Bank says it will ‘not hesitate’ to intervene over market turmoil

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The Bank of England has said it will “not hesitate” to raise interest rates to prop up the value of sterling after a day of market turmoil that saw the pound hit its lowest level for at least half a century .

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Chancellor Quasi Quarteng announced on Friday that he would bring forward the announcement of a “medium-term financial plan” to reduce debt levels, following an adverse reaction to his £45bn package of tax cuts.

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The Treasury said it would now be published on November 23, earlier set for the new year, and would include further details on the government’s fiscal rules, including ensuring that the share of GDP in the medium term As debt falls.

Also the Office for Budget Responsibility will publish its updated forecast for the current calendar amid widespread criticism that there were no updates when Mr. Quarteng set out his “plan for growth” last week.

Bank of England Governor Andrew Bailey welcomed the chancellor’s commitment to “sustainable economic growth” as well as promises to include the OBR.

He said the bank’s monetary policy committee, which sets interest rates, will make a full assessment of the impact on inflation and the fall in sterling at its next scheduled meeting in November and then “act accordingly”.

“The MPC will not hesitate to change interest rates to bring inflation back to the 2% target permanently over the medium term,” he said in a statement.

The move will be seen as an attempt to reassure those marked by the unexpectedly large plans of Mr. Quarteng to cut taxes, funded by a massive expansion in government borrowing.

Those concerns were only heightened by comments by Mr Quarteng over the weekend that suggested more tax cuts were on the way.

At one point, it was thought that the Bank of England would be forced to step in with an emergency interest rate hike, amid fears that the pound could be pared with the dollar.

Some analysts warned that the bank and Treasury statements were “too little, too late”.

Alastair George, chief investment strategist at Edison Group, said: “There is no rate hike today and speculators will enjoy the prospect of two months of Bank of England inaction if the statement is taken at face value.

As for Labour, Shadow Chancellor Rachel Reeves warned that the government cannot afford to wait until November to determine its plans, and the public now needs reassurance.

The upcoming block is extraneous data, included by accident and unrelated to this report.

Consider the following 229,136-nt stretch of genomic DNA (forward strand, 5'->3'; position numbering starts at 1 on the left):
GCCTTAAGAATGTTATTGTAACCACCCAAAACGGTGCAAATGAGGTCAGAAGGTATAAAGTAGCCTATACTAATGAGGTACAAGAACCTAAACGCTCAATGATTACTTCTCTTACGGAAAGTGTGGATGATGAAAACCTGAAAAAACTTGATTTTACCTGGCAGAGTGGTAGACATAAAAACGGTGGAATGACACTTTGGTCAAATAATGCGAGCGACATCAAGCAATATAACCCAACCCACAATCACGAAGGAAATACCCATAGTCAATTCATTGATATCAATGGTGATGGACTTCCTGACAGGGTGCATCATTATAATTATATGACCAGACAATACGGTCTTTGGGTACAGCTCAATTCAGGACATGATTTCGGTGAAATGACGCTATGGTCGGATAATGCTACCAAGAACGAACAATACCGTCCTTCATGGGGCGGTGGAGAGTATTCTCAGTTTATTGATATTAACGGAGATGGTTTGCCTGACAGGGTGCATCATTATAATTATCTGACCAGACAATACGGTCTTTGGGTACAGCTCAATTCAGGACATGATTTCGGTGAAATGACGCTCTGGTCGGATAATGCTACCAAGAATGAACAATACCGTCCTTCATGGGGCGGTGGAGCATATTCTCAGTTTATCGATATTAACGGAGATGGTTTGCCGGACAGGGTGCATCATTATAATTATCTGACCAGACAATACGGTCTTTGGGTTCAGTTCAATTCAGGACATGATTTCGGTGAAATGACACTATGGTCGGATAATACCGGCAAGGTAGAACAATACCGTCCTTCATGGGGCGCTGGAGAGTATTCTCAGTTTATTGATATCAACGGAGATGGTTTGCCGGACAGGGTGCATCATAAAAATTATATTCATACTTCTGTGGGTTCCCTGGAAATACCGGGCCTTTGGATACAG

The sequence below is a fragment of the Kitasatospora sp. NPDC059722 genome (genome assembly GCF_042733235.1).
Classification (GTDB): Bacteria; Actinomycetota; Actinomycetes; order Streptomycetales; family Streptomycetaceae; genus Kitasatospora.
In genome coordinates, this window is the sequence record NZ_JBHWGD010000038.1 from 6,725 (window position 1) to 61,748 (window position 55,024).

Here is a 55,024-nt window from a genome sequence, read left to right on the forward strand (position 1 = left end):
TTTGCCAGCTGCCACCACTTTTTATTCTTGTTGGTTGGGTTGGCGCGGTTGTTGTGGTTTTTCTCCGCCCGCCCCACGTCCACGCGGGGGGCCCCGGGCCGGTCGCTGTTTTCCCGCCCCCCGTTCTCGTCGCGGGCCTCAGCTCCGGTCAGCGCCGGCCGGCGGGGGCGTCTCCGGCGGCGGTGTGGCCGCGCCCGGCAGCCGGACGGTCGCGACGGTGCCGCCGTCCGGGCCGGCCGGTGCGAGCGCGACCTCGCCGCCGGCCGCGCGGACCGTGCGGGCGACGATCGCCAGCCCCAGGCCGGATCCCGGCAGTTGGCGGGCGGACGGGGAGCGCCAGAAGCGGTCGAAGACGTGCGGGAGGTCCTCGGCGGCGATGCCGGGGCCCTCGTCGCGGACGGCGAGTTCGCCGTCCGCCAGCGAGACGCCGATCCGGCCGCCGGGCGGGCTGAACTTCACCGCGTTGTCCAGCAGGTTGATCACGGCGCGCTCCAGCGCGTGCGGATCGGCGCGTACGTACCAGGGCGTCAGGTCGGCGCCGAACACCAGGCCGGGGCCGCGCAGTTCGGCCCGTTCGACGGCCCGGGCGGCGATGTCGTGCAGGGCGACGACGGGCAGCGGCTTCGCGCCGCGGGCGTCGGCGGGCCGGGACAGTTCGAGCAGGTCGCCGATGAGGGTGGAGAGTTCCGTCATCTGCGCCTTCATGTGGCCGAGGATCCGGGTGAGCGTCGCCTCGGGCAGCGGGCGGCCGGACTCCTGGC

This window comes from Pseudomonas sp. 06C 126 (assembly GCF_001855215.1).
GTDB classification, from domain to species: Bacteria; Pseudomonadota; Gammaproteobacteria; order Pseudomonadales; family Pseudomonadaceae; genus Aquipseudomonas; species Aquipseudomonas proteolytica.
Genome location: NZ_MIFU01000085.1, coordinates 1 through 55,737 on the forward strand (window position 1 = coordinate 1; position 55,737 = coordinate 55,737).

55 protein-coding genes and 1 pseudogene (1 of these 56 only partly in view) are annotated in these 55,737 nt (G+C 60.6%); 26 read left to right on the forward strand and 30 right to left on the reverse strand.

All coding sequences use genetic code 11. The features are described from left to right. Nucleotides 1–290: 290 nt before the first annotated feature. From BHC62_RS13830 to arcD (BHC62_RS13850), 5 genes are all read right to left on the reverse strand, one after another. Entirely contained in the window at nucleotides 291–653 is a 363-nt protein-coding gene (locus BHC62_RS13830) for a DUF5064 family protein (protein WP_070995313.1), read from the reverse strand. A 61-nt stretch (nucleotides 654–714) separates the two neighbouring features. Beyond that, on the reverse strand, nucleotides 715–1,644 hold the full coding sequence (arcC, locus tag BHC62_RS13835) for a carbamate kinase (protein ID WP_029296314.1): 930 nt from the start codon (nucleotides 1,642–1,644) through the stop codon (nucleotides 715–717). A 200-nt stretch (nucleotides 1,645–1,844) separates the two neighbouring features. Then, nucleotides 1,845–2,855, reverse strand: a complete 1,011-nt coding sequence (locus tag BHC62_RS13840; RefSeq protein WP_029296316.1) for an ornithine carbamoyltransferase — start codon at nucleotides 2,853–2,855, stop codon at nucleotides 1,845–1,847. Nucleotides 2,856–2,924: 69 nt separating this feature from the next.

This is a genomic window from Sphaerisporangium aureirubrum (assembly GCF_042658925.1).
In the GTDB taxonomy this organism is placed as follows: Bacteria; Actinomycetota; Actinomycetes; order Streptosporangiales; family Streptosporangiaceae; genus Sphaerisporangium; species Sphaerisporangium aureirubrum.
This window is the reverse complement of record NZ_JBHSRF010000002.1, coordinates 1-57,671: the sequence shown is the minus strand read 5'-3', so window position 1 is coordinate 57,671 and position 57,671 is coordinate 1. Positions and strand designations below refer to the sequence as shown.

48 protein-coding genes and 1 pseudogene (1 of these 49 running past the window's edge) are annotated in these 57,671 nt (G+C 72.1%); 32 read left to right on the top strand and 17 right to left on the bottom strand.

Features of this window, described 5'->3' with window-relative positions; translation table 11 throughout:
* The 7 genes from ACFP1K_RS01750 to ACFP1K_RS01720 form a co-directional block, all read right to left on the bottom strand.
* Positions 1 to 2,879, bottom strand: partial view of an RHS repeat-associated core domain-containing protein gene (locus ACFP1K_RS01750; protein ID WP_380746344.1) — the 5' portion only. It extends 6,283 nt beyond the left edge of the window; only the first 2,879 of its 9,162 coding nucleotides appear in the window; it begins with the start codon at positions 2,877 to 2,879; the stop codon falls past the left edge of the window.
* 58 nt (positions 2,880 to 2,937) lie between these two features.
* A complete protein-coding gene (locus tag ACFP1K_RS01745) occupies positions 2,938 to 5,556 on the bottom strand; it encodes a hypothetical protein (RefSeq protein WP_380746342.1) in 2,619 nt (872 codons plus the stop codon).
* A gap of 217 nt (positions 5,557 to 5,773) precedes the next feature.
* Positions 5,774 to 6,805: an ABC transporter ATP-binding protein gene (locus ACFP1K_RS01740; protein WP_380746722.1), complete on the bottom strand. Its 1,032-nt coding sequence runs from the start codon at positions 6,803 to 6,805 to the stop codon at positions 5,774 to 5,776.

“It is unprecedented and a damning indictment that the Bank of England has had to step in to reassure the markets because of the irresponsible actions of the government,” she said.

Speaking at a fringe meeting at Labour’s conference, he hit out at the chancellor over any delay: “Does he see what is happening in the financial markets? Have they seen the reaction to their financial statements on Friday?

“It’s completely irresponsible.”

The pound fell a US cent to $1.06 after the governor’s statement, but was above its record low on Monday morning when Asian markets fell to $1.03 in early trade.

The London Stock Exchange was closed when the statement was issued, so remained unchanged.

Earlier Downing Street had made it clear that the market reaction would not deter the government from its tax-cutting agenda.

The prime minister’s official spokesman said the UK had the second lowest debt-to-GDP ratio in the G7 grouping of major industrialized countries and that the government’s plans were “financially responsible”.

“The development plan, as you know, includes fundamental supply side reforms to deliver high and sustainable growth for the long term, and that is our focus,” the spokesperson said.

The Treasury said changes to the planning system, business regulations, childcare, immigration, agricultural productivity and digital infrastructure during October and early November will be determined by ministers.

As part of that programme, Mr Quarteng will next month outline a series of regulatory reforms to keep the UK financial services sector globally competitive.

The chancellor previously dismissed questions about the response to his mini-budget – which outlined the largest program of tax cuts for 50 years – funded by a £72bn increase in borrowings.

Over the weekend, he claimed the cuts – including eliminating the 45p top rate of tax – “favour the people on the income scale”, dismissing allegations he mainly helped the wealthy.

However, Torsten Bell, chief executive of the Resolution Foundation think tank, said a fall in sterling would mean more expensive imports that would feed in higher inflation and knock another 1% below living standards.

At the same time an increase in interest rate expectations had already added another £1,000 a year to the ensuing increase in mortgage repayment for the typical borrower.

“Last Friday’s growth plan was based on firm belief in the markets, but recent events show that markets do not share the same belief in growth planning,” he said.

“It’s a painful reminder that economic policy is not a game.”

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